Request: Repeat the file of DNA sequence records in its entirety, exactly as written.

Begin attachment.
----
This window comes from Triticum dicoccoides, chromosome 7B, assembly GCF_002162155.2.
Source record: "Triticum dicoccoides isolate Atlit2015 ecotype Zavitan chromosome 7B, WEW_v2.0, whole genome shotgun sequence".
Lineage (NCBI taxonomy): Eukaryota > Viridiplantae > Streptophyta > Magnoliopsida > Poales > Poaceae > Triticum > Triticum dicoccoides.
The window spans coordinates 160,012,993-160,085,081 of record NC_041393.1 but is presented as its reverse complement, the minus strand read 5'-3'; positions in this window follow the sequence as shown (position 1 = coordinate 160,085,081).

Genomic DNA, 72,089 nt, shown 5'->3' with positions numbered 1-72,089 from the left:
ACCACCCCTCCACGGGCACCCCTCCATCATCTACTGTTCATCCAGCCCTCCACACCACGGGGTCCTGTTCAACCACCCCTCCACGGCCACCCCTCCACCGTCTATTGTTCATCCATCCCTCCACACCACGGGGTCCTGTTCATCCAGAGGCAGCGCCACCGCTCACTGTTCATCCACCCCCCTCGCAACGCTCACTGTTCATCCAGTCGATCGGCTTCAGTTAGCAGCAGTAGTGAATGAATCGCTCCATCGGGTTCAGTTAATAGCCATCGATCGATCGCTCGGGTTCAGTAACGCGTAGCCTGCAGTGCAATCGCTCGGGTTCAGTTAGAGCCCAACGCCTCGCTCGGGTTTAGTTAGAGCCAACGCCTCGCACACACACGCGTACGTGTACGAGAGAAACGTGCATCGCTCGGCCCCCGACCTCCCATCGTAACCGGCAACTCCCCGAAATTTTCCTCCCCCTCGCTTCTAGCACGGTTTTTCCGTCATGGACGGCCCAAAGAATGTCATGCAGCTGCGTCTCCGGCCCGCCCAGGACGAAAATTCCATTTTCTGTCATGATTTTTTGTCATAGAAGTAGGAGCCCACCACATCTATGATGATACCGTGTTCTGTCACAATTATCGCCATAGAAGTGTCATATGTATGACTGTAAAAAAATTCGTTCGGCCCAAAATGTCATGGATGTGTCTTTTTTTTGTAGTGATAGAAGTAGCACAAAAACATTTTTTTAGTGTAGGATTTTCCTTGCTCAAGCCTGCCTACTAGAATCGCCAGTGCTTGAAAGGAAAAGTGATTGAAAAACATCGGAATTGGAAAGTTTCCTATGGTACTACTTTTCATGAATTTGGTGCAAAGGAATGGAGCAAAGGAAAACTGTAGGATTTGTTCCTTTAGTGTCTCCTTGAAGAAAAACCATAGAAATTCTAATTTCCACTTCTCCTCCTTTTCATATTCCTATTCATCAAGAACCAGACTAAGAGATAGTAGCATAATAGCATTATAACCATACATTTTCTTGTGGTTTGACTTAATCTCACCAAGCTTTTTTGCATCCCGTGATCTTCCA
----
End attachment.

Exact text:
This window comes from Triticum dicoccoides, chromosome 7B, assembly GCF_002162155.2.
Source record: "Triticum dicoccoides isolate Atlit2015 ecotype Zavitan chromosome 7B, WEW_v2.0, whole genome shotgun sequence".
Lineage (NCBI taxonomy): Eukaryota > Viridiplantae > Streptophyta > Magnoliopsida > Poales > Poaceae > Triticum > Triticum dicoccoides.
The window spans coordinates 160,012,993-160,085,081 of record NC_041393.1 but is presented as its reverse complement, the minus strand read 5'-3'; positions in this window follow the sequence as shown (position 1 = coordinate 160,085,081).

Genomic DNA, 72,089 nt, shown 5'->3' with positions numbered 1-72,089 from the left:
ACCACCCCTCCACGGGCACCCCTCCATCATCTACTGTTCATCCAGCCCTCCACACCACGGGGTCCTGTTCAACCACCCCTCCACGGCCACCCCTCCACCGTCTATTGTTCATCCATCCCTCCACACCACGGGGTCCTGTTCATCCAGAGGCAGCGCCACCGCTCACTGTTCATCCACCCCCCTCGCAACGCTCACTGTTCATCCAGTCGATCGGCTTCAGTTAGCAGCAGTAGTGAATGAATCGCTCCATCGGGTTCAGTTAATAGCCATCGATCGATCGCTCGGGTTCAGTAACGCGTAGCCTGCAGTGCAATCGCTCGGGTTCAGTTAGAGCCCAACGCCTCGCTCGGGTTTAGTTAGAGCCAACGCCTCGCACACACACGCGTACGTGTACGAGAGAAACGTGCATCGCTCGGCCCCCGACCTCCCATCGTAACCGGCAACTCCCCGAAATTTTCCTCCCCCTCGCTTCTAGCACGGTTTTTCCGTCATGGACGGCCCAAAGAATGTCATGCAGCTGCGTCTCCGGCCCGCCCAGGACGAAAATTCCATTTTCTGTCATGATTTTTTGTCATAGAAGTAGGAGCCCACCACATCTATGATGATACCGTGTTCTGTCACAATTATCGCCATAGAAGTGTCATATGTATGACTGTAAAAAAATTCGTTCGGCCCAAAATGTCATGGATGTGTCTTTTTTTTGTAGTGATAGAAGTAGCACAAAAACATTTTTTTAGTGTAGGATTTTCCTTGCTCAAGCCTGCCTACTAGAATCGCCAGTGCTTGAAAGGAAAAGTGATTGAAAAACATCGGAATTGGAAAGTTTCCTATGGTACTACTTTTCATGAATTTGGTGCAAAGGAATGGAGCAAAGGAAAACTGTAGGATTTGTTCCTTTAGTGTCTCCTTGAAGAAAAACCATAGAAATTCTAATTTCCACTTCTCCTCCTTTTCATATTCCTATTCATCAAGAACCAGACTAAGAGATAGTAGCATAATAGCATTATAACCATACATTTTCTTGTGGTTTGACTTAATCTCACCAAGCTTTTTTGCATCCCGTGATCTTCCA